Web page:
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Trash Picking Up Litter
Georgia’s Adopt-a-Highway and KKK effort to get trash permit
The State of Georgia averted an immediate black eye last week when Gov. Nathan Deal made it known he didn’t want the Ku Klux Klan to be given a permit for picking up trash on a portion of Georgia Highway 515 in Union County.
While the governor’s refusal to allow the permit to be granted may face stiff opposition on free speech grounds if challenged in court, at least the governor had his ire in the right place.
And if the state is sued in court, we suggest no less an attorney than former Governor Roy Barnes be hired to defend the state’s 22 year old Adopt-a-Highway rules. The former governor knows the laws back and forth, and we figure, would present a solid, innovative defense, and possibly save the state from further embarrassment. (Earlier the Ku Klux Klan sought a similar in permit in Missouri, was denied, but won the case in court on free speech grounds.)
The Georgia regulations concerning picking up trash under the Adopt-a-Highway plans are simple and straight-forward. About anyone is allowed to pick up the trash, though a permit is required. Here’s what the regulations say:
Any civic-minded organization, business, individual, family, city, county, state or federal agency is welcome to volunteer in the Georgia Adopt-a-Highway program. Each volunteer group must have at least six members, with three backup members. All members’ names, addresses and phone numbers will be provided to Georgia DOT prior to acceptance of the application. Children 12 to 15 years must be supervised by adults at a rate of one adult for every three children. Children under the age of 12 are not eligible for participation in the program.
However, the state must first issue the permit to allow litter collection.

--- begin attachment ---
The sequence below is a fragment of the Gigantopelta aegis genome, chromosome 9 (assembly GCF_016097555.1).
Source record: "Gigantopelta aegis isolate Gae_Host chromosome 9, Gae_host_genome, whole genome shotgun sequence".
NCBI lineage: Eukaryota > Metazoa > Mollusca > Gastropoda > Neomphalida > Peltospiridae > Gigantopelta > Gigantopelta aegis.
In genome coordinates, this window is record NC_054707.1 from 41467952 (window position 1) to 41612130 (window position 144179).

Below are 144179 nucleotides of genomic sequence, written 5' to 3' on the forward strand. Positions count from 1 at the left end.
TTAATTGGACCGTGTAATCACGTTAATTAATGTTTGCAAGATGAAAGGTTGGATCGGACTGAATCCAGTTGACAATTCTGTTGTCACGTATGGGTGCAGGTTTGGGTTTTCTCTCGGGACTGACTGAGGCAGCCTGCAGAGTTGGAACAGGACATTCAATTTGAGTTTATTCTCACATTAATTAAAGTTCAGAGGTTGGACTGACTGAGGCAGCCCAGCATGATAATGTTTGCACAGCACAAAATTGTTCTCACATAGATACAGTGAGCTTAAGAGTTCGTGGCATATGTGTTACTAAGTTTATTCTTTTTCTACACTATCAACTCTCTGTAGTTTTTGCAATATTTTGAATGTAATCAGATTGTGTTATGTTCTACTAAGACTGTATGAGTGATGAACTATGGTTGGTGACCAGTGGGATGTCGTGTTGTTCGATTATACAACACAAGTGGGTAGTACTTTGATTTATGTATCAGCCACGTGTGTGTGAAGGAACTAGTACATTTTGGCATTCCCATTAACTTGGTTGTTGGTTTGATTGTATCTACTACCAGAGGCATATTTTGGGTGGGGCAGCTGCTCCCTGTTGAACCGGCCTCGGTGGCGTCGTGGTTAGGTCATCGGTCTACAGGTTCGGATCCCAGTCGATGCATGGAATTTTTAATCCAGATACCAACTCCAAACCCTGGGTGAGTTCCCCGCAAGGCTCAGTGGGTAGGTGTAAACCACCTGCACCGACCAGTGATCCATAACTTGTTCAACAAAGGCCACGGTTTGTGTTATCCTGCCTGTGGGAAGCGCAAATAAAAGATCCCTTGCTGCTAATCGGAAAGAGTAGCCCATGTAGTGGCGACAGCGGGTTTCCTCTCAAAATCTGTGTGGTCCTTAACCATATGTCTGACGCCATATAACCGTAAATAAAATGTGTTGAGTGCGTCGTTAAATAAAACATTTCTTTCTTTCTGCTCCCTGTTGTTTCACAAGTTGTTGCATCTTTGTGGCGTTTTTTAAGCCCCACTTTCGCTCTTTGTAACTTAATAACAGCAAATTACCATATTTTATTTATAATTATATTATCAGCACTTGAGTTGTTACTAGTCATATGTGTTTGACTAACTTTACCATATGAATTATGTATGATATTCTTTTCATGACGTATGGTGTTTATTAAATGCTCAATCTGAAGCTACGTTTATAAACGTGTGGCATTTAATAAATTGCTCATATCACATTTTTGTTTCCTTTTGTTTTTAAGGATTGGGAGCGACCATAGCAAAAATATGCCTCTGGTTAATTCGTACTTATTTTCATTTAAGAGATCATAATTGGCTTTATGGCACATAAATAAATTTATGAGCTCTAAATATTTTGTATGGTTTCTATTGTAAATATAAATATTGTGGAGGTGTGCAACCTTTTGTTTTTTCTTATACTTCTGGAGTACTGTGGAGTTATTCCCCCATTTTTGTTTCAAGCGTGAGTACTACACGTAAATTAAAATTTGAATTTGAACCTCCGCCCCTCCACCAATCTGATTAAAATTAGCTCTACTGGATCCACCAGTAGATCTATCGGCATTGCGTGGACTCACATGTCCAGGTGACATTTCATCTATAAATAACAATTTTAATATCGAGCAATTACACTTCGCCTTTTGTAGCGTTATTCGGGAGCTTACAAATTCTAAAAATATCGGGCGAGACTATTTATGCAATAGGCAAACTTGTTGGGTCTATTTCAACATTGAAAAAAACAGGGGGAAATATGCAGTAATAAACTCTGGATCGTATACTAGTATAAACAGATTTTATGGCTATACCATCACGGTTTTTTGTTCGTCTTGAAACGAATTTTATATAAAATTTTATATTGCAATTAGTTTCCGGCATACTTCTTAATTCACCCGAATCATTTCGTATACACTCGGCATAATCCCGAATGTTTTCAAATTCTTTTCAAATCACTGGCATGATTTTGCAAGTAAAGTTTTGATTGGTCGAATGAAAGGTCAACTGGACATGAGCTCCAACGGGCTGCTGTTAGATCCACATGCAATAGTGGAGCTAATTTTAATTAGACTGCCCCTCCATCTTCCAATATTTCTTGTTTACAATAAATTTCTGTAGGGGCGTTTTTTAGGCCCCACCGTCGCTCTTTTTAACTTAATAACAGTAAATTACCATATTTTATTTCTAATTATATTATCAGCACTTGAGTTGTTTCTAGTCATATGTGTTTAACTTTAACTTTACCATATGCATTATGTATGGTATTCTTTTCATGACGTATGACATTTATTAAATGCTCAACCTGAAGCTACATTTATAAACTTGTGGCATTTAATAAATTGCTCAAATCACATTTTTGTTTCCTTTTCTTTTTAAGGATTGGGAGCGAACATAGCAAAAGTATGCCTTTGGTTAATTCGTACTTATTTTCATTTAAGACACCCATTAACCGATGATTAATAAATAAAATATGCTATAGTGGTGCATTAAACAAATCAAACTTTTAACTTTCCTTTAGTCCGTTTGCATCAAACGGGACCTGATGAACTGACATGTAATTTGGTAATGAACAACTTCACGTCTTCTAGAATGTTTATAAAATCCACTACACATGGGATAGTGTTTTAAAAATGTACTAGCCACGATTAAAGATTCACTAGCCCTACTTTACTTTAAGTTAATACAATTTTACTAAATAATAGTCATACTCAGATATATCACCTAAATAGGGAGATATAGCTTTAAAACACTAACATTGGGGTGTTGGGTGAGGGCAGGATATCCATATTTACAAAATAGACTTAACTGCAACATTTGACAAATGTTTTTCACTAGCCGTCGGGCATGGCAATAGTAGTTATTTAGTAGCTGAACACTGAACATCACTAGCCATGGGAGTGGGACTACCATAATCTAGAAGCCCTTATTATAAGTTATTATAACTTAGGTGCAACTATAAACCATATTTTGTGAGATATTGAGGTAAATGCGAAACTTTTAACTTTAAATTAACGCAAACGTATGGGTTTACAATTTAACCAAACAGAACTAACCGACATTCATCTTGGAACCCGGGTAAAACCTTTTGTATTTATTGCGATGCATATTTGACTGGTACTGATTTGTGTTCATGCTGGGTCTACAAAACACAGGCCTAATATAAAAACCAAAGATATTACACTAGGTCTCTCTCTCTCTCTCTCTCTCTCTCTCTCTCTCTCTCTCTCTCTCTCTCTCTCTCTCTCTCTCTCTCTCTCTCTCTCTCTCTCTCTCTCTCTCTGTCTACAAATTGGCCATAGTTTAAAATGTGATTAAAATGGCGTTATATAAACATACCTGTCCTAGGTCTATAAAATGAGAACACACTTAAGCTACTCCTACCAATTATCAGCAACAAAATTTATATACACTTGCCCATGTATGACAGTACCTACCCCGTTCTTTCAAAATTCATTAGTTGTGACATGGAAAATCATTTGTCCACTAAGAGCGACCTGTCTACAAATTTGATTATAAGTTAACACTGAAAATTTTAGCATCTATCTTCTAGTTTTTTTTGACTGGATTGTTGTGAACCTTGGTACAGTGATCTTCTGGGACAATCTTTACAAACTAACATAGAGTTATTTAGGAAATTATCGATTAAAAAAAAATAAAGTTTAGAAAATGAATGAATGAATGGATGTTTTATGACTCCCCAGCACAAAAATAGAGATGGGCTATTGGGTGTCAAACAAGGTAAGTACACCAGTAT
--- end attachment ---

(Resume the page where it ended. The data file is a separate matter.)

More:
Perhaps which organizations could apply for picking up highway trash might be strengthened, so that the state would have more control. For instance, how about only allowing organizations that had a state business license, or a charitable organization (like a 501(c)(3) non-profit), or similar state-approved entity, to be eligible to pick up trash? It might stop fringe organizations while not eliminating civic organizations.
Another comment from this came from the Chattanooga Times-Free Press:
“There is, for those who look, a middle ground available in the controversy should the courts overrule Tuesday’s decision. It would allow the Klan to participate in the program and provide satisfaction to those who strongly object to such participation. Missouri shows the way.
“When that state (Missouri) lost its battle to halt Klan participation, the legislature made its objections known in a subtle and effective way. It named the stretch of road adopted by the KKK after Rosa Parks, the civil rights leader. If the courts overrule GDOT’s decision, Georgia will have to follow suit. It should grant the Klan permission to adopt a portion of Route 515 and then rename it in honor of one of the many state victims of the hatreds inspired by the Klan. The names of Mary Turner, a pregnant black woman lynched in Valdosta in 1918, and Leo Frank, a Jewish businessman lynched in 1915 in Marietta, are two that come to mind.”
At least immediately, Georgia isn’t faced with allowing a state-sanctioned sign saying the Ku Klux Klan is being a “good citizen” by picking up trash. This story may not be over… though we hope so.
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